Like a winter ant. Or a jumping spider.
This winter ant, Prenolepis imparis (as identified by ant specialist Brendon Boudinot, a Ph.D. candidate in the Phil Ward lab in the UC Davis Department of Entomology and Nematology), was crawling along a branch of an almond tree last week on Bee Biology Road, UC Davis, when it encountered...oops...a jumping spider (Salticidae).
"I'm sure that ant's fate was soon in the cold embrace of that cute spiders chelicerae," quipped entomologist Wade Spencer of the Lynn Kimsey lab, Bohart Museum of Entomology.
Not this time. No arthropods were harmed in the making of this photo.
Winter ants, says Boudinot, "have a lovely life history, being the only species specialized for activity during the 'dead' of winter." They're sometimes called "false honey ants." BugGuide.net calls this an "unfortunate name, since the storage product in the corpulent young workers of these ants is fatty, not sugary."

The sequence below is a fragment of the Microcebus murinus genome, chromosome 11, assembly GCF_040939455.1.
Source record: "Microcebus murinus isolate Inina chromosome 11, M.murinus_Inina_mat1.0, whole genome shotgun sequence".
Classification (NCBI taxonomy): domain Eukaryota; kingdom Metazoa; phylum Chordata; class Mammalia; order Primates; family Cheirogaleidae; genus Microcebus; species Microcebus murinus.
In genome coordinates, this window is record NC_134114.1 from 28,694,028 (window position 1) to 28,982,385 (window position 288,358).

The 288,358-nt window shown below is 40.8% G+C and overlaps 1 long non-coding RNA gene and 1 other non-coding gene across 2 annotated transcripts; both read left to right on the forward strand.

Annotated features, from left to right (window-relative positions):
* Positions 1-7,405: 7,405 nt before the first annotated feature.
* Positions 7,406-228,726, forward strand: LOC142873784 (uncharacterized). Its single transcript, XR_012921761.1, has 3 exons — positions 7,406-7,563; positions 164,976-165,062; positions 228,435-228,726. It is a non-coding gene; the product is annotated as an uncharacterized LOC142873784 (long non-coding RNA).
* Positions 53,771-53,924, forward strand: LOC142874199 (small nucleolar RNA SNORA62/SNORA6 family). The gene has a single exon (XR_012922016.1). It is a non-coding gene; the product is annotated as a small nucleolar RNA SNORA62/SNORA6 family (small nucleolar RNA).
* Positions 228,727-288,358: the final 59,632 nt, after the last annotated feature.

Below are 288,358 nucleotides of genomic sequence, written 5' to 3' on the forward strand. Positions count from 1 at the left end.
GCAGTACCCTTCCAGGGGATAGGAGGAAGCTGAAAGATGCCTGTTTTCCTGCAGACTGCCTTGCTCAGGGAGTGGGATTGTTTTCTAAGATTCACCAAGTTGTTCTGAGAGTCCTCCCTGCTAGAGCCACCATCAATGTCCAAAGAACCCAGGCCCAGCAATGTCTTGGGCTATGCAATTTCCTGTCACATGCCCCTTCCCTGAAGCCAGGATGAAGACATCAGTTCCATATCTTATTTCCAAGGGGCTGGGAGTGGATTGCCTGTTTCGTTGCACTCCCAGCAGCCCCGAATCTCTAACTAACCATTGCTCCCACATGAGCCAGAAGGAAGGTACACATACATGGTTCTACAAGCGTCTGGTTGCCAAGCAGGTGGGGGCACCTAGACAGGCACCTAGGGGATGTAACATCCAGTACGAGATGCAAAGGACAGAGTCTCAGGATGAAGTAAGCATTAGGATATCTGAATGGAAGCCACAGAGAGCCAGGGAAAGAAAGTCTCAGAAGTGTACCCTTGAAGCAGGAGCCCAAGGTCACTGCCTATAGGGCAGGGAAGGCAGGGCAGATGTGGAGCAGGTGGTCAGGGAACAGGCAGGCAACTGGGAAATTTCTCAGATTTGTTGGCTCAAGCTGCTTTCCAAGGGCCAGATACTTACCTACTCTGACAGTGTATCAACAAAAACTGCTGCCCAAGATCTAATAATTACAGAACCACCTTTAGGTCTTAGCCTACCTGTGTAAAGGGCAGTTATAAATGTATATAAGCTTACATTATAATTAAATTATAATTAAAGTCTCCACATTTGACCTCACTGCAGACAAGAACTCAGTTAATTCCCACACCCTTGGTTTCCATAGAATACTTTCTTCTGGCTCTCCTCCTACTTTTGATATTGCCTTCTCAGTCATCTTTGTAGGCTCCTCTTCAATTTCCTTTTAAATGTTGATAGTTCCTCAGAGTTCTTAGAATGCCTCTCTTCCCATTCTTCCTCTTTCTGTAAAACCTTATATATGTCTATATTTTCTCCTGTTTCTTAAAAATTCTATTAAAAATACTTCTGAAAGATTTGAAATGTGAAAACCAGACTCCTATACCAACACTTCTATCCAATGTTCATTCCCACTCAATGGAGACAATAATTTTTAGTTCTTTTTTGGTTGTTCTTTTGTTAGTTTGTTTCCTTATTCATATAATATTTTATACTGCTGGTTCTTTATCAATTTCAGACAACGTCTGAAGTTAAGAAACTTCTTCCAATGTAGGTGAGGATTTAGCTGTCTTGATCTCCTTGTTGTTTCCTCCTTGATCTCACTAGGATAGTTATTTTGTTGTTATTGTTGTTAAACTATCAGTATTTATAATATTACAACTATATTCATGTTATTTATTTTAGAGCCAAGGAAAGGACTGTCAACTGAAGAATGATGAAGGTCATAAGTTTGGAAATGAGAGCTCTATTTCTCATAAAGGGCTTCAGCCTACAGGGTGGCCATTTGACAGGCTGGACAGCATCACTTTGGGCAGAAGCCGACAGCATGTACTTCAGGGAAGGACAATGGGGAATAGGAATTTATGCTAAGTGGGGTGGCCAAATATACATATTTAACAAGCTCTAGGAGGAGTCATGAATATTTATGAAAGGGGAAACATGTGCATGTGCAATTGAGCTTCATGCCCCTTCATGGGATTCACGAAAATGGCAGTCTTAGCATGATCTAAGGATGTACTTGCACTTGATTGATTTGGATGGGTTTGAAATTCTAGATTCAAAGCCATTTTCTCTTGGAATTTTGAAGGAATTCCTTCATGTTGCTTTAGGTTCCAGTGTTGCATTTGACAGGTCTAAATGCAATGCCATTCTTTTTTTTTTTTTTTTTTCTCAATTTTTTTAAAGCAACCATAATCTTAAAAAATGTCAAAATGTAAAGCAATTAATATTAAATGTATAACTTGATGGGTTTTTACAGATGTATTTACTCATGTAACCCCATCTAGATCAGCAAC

According to Ant Wiki, the winter ant "nests deep in the ground. It remains underground during the warmest months of the year, and in many parts of its range forages during times when the temperature is much cooler than other ant species will tolerate. Prenolepis imparis avoids competition with most ant species by not being active at the times of the year when other ants are most actively foraging."
Author - Communications specialist
Can you see an ant and a spider in this photo of an almond tree? It's a winter ant, Prenolepis imparis and a jumping spider, Salticidae. (Photo by Kathy Keatley Garvey)
Eyes to eyes: A winter ant, Prenolepis imparis, encounters a jumping spider on an almond branch on a tree off Bee Biology Road, UC Davis. The jumping spider has four pairs of eyes while the ant has one pair. No arthropods were harmed in the making of this photo. (Photo by Kathy Keatley Garvey)